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On Hemingway's Trail in Africa

Ernest Hemingway came to Africa at a restless period of his life.  Married to his second wife, Pauline Pfeiffer, already a father of three, with two of his great novels (The Sun Also Rises and A Farewell to Arms) under his belt, Hemingway was searching - some said desperately - for broad new horizons.  

In 1933, he and Pauline traveled for 10 weeks in Africa, making their way from Mombasa to Nairobi and on to Machos in Kenya.  They then moved on to the Serengeti, where Hemingway hunted, finishing up around Lake Manyara and finally on to what today is the Tarangire National Park.  While in Africa, Hemingway immersed himself deeply in the local culture, uncommon for a white traveller in those days, learned the local language, and gained a fair understanding of the Kenyan people.

His time in Africa inspired some of Hemingway's best-known works: his non-fiction account of his hunting trip Green Hills of Africa, and the short stories "The Short Happy Life of Francis Macomber," and "The Snows of Kilimanjaro," the latter based on his experiences being evacuated by plane past Kilimanjaro to Nairobi after contracting amoebic dysentery.  Recuperating in Nairobi, he was befriended by Baron Bror Blixen, the husband of the Danish writer, Karen Blixen, that other great chronicler of Kenya and author of Out of Africa

Green Hills of Africa met with mixed reviews, though all agreed with reviewer C.G. Poore of The New York Times, that "Africa is thoroughly in the book."  With vivid descriptions of the African landscape and wildlife and mouthwateringly evocative writing, Hemingway describes not only the vast canvas of Africa and the thrill he gets from hunting but many of his views on writing and world literature.  Poore acknowledged that his writing was, "…better than ever, fuller, richer, deeper and only looking for something that can use its full power.  There should soon be rousing calls demanding that he go to work on a novel of vast and striking scope instead of wasting time calling shots on the kudu.  There's a lot in that.  He should.  Maybe he plans to.  If so he's taking his time about it."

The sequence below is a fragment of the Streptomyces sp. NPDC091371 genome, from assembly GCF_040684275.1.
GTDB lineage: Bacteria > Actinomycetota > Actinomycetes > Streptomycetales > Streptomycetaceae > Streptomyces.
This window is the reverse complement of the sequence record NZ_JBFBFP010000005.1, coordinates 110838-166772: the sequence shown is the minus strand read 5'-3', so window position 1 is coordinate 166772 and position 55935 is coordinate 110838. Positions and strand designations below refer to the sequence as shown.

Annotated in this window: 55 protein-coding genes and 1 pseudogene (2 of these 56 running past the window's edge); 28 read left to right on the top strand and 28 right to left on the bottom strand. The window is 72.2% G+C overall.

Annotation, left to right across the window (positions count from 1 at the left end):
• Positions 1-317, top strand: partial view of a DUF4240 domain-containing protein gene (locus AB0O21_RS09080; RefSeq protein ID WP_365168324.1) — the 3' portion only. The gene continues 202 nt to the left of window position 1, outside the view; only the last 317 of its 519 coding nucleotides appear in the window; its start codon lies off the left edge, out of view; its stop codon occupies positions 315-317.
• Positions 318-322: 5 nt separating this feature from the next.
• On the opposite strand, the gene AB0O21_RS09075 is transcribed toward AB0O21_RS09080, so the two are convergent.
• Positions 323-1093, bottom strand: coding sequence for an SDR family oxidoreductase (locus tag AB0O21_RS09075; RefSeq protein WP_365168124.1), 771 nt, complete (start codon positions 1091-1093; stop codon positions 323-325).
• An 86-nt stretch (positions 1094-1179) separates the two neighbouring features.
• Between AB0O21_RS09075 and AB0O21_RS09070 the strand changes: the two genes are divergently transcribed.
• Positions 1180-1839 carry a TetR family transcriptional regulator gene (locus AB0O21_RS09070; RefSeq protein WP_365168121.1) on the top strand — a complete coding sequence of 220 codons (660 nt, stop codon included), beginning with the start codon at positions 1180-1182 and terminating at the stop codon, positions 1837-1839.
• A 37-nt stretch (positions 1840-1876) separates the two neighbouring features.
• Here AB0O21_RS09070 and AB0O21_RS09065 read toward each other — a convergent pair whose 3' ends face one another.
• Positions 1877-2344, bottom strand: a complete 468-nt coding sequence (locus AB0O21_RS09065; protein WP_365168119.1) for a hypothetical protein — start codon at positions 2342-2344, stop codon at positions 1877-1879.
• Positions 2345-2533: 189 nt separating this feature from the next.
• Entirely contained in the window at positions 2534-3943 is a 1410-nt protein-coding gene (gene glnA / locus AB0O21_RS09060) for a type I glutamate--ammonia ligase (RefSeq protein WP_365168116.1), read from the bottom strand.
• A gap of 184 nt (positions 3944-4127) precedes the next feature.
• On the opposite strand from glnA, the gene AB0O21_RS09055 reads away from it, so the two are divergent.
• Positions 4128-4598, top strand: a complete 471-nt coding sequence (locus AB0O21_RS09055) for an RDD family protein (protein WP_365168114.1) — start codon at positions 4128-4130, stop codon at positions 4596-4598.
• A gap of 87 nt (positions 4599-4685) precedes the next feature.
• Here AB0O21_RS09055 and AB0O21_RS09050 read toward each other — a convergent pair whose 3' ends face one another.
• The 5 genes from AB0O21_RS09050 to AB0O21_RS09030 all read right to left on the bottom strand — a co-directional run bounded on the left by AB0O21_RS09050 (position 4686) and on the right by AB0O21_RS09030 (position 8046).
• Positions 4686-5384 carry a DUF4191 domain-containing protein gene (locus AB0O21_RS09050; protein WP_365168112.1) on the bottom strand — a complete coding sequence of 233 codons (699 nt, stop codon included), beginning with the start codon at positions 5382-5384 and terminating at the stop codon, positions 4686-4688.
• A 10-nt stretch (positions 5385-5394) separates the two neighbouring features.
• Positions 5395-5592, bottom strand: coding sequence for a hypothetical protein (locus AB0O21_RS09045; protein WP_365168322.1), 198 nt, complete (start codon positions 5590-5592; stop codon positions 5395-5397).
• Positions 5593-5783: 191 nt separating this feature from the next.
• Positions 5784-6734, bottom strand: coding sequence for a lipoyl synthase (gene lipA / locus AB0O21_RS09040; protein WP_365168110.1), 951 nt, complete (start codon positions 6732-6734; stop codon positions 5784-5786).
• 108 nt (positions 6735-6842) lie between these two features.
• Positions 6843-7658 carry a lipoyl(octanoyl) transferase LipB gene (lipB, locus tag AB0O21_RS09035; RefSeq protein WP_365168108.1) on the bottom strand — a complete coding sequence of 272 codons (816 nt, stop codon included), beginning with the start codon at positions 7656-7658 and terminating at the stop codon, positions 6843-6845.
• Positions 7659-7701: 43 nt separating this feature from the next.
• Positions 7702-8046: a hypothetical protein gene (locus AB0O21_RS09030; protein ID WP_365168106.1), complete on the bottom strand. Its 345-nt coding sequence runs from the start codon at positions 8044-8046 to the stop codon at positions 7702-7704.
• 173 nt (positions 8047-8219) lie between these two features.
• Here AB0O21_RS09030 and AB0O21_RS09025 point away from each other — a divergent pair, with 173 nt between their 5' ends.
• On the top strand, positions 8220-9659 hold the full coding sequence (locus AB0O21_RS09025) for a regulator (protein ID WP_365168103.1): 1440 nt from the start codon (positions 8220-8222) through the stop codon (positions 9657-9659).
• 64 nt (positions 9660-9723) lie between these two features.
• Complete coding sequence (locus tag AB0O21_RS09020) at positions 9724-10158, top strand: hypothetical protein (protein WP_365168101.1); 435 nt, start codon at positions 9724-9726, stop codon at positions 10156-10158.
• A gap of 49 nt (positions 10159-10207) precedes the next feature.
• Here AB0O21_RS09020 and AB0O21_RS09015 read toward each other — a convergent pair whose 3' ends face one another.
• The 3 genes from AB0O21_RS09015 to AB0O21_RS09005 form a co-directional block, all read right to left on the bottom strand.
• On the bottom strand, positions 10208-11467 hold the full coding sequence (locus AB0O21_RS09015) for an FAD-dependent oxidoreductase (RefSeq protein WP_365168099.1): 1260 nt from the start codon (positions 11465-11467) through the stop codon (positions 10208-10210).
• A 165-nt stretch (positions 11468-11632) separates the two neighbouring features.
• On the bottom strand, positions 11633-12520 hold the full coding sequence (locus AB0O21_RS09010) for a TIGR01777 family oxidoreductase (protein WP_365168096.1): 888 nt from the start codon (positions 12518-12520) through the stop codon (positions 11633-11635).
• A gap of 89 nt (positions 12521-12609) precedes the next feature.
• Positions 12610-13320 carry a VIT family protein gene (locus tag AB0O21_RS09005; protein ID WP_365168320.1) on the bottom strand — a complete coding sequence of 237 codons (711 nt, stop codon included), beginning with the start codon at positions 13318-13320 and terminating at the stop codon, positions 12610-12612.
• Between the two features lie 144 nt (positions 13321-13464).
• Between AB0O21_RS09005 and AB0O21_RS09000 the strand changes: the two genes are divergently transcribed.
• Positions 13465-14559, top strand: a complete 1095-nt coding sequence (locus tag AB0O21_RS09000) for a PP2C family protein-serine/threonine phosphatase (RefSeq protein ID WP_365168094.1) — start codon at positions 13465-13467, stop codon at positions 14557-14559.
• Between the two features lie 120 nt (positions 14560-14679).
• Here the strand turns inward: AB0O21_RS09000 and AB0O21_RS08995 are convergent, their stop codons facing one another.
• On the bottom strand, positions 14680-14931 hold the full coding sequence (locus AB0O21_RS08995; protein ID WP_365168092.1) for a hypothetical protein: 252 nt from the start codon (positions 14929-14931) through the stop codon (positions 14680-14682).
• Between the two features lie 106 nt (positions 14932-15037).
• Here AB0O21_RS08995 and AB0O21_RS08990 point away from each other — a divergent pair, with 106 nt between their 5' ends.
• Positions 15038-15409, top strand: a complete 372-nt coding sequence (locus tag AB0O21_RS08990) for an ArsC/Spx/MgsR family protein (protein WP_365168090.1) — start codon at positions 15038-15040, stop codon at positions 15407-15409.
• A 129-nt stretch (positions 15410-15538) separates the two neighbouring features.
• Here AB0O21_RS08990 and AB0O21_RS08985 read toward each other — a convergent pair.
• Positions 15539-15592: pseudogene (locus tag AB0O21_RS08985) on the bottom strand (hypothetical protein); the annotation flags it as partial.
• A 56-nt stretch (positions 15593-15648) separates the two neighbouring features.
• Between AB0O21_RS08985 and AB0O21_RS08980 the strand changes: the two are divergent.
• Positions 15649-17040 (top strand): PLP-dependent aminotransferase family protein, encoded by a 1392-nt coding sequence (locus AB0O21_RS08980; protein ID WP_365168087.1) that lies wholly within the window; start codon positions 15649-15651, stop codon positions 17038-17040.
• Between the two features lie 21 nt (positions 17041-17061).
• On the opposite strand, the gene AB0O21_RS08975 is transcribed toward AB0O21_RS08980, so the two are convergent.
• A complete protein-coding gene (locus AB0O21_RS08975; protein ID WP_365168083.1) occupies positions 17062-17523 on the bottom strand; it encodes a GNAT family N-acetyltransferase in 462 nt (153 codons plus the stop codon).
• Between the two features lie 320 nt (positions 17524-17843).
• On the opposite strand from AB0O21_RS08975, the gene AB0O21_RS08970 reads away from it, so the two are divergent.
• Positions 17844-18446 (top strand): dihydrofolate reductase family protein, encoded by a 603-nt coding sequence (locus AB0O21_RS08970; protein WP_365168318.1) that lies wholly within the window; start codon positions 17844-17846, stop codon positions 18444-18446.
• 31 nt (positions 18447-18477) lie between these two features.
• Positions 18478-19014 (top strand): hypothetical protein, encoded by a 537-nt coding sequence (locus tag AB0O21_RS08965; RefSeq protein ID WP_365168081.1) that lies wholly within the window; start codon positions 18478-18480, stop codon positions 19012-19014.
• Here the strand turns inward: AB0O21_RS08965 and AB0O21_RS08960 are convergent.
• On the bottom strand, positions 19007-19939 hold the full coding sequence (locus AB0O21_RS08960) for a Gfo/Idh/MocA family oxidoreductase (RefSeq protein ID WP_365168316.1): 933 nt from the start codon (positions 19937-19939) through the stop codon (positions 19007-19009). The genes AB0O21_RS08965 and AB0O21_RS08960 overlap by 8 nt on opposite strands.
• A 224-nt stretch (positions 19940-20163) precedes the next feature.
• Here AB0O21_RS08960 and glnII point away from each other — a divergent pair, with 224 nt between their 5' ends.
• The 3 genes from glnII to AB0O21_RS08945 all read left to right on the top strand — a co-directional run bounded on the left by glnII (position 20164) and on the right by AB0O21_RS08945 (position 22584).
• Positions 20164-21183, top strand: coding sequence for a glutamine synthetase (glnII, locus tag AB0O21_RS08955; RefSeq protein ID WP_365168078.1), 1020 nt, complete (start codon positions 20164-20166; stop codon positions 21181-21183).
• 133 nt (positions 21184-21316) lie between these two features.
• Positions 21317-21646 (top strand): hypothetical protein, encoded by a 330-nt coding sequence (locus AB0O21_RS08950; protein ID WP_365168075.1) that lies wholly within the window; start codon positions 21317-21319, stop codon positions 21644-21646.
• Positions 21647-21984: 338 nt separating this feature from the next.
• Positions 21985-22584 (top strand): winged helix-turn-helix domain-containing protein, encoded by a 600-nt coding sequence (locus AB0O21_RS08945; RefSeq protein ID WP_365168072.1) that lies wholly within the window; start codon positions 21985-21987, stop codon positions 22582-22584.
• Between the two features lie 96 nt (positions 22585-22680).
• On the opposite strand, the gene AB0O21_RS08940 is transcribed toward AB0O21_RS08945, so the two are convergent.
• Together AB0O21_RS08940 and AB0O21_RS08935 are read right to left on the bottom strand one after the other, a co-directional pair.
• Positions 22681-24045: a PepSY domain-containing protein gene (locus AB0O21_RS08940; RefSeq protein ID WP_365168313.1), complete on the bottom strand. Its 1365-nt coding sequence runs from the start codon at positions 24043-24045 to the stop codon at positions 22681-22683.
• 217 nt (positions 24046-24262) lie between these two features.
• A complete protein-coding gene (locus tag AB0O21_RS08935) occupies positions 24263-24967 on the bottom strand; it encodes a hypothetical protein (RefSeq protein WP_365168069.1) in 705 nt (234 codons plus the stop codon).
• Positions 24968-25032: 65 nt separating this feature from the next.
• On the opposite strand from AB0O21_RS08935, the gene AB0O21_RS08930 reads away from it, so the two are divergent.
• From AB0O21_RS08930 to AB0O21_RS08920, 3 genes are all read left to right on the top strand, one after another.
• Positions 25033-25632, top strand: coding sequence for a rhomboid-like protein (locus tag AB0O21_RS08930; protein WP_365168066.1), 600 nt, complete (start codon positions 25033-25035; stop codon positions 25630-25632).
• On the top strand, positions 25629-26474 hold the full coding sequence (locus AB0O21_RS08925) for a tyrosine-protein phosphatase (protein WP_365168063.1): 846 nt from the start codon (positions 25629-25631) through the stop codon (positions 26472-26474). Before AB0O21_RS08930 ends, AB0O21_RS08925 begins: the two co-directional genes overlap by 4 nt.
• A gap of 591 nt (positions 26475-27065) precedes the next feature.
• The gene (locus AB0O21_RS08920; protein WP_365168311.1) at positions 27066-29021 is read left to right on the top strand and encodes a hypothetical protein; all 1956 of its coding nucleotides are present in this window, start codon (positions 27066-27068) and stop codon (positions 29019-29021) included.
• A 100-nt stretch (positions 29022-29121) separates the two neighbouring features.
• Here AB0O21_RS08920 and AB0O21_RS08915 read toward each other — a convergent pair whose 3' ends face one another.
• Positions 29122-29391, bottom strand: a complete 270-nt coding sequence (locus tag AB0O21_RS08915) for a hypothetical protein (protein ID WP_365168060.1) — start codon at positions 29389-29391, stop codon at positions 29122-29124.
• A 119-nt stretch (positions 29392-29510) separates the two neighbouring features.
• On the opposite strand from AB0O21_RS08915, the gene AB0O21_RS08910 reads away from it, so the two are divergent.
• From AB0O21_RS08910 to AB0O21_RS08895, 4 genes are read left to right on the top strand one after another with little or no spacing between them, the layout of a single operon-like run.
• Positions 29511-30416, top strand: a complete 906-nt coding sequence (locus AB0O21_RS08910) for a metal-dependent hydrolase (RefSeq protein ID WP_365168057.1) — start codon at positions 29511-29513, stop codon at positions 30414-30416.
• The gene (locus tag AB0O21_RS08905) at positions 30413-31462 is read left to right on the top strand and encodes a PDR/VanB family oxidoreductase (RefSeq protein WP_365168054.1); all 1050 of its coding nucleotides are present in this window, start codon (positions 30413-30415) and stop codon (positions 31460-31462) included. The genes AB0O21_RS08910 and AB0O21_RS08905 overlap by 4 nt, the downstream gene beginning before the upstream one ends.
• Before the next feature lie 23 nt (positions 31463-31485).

Hemingway blamed critics like Poore for ruining Green Hills of Africa, but perhaps there was something in the acid-tongued critic penned; Hemingway's arguably best and greatest novel was still to come: For Whom the Bell Tolls, based on his experiences covering the Spanish Civil War. 

On Hemingway's second trip to Africa in the winter of 1953-1954, death seemed to be nipping the great writer, now in the throes of a full-blown struggle with alcoholism, at his heels.  Travelling with his fourth and last wife, Mary, he seemed thwarted at every pass, getting caught up in the Mau-Mau rebellion, he was declared dead at least twice, which afforded Hemingway the unusual opportunity to read his own obituary notice.  Flying from Nairobi to Bukavo, his plane made numerous emergency landings and two crashes in Uganda, which left both Hemingways badly injured. 

Using his favorite device of thinly-veiled autobiography as fiction, Hemingway wrote about this last visit in an unfinished manuscript called "True at First Light," finished posthumously by his son, Patrick and published in 1999. 

Hemingway is believed to be responsible for introducing the word "safari" into mainstream English.  Alexander + Roberts take pride in introducing today’s explorers to this unforgettable way to experience the wonders of Africa through carefully-crafted itineraries such as On Safari in Kenya & Tanzania, always capped at 16 guests to ensure an intimate journey of a lifetime.

Posted: 4/19/2016 3:57:14 PM by Alexander + Roberts